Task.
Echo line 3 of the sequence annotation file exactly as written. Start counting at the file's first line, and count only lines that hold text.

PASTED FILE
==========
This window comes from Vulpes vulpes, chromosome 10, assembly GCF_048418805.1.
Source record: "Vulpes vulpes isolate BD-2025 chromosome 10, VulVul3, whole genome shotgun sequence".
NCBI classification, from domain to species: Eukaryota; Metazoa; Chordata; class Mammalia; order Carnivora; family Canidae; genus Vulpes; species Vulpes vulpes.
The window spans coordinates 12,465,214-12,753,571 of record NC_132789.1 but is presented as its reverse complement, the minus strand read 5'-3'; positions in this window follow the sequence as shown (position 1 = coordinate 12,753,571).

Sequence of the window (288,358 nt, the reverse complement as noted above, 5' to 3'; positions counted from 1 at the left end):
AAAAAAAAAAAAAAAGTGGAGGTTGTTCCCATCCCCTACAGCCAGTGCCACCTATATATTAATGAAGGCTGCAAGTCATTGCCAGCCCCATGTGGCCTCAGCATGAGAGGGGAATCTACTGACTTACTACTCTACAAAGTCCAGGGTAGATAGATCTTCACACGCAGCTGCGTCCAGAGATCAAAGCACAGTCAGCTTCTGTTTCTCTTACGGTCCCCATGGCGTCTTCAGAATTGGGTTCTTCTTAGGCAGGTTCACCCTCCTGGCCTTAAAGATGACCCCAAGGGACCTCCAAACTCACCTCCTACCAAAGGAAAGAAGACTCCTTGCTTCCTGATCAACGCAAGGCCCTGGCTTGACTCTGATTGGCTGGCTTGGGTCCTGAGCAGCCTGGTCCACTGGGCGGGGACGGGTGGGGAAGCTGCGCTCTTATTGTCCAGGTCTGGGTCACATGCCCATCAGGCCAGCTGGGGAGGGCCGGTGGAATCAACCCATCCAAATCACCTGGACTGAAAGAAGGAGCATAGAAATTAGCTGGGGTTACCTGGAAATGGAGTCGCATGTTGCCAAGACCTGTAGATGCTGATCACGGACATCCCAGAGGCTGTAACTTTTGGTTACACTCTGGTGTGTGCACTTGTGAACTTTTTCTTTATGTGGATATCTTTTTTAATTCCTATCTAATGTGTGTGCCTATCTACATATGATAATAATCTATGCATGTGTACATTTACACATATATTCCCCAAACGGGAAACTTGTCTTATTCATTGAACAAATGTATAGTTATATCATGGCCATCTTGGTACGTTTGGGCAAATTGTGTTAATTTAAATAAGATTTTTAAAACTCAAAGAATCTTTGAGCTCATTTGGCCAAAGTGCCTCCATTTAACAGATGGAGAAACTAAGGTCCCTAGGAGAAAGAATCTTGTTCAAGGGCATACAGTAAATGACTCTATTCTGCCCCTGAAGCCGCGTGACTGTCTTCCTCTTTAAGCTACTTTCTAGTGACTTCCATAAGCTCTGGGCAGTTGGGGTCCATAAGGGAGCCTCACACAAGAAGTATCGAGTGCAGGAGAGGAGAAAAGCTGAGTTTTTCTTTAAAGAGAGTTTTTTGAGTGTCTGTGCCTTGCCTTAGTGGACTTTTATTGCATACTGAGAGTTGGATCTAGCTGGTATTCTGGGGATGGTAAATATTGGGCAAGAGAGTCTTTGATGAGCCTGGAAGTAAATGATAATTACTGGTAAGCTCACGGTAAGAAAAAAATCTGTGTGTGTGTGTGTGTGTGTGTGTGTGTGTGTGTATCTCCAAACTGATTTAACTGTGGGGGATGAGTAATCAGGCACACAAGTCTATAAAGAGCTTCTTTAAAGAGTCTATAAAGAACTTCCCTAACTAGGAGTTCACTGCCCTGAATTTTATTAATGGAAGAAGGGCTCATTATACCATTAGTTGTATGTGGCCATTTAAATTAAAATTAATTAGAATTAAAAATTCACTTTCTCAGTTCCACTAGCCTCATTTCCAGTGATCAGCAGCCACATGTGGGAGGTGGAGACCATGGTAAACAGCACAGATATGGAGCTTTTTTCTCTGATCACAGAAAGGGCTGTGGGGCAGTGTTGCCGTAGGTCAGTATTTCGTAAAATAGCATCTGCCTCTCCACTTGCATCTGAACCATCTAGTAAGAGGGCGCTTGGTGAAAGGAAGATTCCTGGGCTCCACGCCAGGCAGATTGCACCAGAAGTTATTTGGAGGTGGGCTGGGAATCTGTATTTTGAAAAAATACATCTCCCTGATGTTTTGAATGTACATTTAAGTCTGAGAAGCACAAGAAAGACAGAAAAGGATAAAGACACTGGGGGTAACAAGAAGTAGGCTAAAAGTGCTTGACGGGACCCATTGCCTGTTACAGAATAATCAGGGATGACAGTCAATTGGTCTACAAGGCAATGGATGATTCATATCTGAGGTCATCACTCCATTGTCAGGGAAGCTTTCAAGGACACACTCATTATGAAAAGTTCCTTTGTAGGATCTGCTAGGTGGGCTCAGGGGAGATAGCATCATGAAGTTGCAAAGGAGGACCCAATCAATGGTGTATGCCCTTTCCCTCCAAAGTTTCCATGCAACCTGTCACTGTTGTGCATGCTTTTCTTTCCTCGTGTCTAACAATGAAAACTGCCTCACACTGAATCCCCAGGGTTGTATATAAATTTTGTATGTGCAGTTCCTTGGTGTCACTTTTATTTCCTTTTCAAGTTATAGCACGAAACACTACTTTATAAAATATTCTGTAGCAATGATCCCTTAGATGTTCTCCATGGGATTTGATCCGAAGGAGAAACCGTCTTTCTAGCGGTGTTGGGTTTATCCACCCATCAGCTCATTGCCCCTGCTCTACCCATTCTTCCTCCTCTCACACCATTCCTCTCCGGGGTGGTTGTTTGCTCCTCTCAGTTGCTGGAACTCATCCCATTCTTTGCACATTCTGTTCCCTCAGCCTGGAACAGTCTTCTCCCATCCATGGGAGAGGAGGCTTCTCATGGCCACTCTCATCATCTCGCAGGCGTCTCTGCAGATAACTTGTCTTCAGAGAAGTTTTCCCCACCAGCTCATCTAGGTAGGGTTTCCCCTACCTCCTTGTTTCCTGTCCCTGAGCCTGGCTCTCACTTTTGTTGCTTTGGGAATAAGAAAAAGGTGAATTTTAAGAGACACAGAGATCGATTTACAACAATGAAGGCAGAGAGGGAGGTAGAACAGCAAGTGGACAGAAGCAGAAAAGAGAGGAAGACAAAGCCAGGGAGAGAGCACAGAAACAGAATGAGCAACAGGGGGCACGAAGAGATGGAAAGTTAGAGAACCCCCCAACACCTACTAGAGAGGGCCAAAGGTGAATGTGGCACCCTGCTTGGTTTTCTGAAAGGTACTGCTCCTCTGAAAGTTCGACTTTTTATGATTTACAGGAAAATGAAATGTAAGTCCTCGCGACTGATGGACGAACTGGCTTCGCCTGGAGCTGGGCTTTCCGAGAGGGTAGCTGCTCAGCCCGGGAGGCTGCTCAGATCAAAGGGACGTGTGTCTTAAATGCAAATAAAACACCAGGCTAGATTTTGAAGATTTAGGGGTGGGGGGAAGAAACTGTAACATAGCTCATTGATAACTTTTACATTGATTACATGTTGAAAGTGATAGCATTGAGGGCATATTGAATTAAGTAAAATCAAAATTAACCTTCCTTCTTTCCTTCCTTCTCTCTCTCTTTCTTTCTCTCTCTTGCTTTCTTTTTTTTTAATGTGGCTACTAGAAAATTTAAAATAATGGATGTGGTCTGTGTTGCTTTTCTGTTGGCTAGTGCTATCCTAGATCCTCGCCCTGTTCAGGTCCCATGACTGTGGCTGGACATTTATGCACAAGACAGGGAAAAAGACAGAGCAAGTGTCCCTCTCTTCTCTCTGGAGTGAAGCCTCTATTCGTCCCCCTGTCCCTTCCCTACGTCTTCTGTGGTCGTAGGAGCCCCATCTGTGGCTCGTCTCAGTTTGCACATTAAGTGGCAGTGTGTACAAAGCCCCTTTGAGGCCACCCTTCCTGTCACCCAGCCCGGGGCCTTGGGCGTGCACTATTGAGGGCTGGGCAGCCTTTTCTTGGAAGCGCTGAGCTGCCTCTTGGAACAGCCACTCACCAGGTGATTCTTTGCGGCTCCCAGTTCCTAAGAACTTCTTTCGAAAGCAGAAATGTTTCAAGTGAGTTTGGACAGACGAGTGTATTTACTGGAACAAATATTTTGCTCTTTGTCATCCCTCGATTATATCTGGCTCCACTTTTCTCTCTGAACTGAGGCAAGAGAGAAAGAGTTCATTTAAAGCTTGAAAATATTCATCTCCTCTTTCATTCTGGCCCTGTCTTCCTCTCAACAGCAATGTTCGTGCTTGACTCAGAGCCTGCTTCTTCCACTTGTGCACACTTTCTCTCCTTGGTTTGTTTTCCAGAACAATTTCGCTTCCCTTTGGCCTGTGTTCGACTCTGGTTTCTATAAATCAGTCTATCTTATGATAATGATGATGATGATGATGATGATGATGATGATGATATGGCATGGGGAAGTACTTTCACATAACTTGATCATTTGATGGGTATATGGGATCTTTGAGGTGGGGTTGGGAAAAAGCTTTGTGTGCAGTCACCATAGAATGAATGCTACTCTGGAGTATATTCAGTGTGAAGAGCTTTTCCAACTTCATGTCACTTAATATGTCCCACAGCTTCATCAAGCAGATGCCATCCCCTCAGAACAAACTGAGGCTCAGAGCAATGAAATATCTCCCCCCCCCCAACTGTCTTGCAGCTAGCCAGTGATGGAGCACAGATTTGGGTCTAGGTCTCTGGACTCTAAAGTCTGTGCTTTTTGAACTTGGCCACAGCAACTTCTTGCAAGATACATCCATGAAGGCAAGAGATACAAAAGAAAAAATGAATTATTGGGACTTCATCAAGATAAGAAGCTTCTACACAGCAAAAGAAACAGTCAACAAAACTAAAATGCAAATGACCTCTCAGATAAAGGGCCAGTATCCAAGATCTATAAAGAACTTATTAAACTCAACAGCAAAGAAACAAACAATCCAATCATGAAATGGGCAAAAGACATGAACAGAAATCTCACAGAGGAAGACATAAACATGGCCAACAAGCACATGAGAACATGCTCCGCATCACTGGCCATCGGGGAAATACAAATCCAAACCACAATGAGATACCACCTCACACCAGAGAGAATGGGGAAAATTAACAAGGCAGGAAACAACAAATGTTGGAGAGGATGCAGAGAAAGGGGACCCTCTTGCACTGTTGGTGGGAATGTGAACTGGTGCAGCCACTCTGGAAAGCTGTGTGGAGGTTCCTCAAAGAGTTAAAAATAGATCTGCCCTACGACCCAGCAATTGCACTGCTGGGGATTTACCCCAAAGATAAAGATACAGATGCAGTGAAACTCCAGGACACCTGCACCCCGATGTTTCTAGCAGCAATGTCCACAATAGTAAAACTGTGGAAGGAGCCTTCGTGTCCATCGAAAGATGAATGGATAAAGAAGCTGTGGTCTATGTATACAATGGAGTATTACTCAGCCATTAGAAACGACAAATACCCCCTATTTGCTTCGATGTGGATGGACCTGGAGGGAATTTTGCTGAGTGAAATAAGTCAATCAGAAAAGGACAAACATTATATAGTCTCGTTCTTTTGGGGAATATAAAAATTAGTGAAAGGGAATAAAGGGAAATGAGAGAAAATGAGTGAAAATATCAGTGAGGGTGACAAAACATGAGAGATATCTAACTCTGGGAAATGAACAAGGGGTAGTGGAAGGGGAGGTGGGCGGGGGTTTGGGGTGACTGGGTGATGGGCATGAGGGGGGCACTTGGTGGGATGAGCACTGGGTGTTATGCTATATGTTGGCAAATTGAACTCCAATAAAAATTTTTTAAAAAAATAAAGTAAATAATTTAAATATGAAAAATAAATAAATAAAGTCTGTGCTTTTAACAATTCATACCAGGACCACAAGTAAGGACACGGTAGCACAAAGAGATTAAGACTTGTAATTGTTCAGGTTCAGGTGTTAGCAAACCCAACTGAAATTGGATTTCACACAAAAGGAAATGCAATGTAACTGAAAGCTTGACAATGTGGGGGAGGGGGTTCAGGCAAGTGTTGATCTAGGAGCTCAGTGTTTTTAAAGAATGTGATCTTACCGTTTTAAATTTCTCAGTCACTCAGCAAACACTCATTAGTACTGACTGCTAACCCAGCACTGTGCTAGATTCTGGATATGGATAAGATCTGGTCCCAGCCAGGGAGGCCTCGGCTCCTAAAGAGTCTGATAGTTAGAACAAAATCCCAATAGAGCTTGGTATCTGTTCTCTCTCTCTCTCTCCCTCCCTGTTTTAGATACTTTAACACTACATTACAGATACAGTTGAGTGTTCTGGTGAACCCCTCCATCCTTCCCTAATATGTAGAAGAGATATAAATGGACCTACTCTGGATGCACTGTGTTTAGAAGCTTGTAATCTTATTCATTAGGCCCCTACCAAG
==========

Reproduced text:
NCBI classification, from domain to species: Eukaryota; Metazoa; Chordata; class Mammalia; order Carnivora; family Canidae; genus Vulpes; species Vulpes vulpes.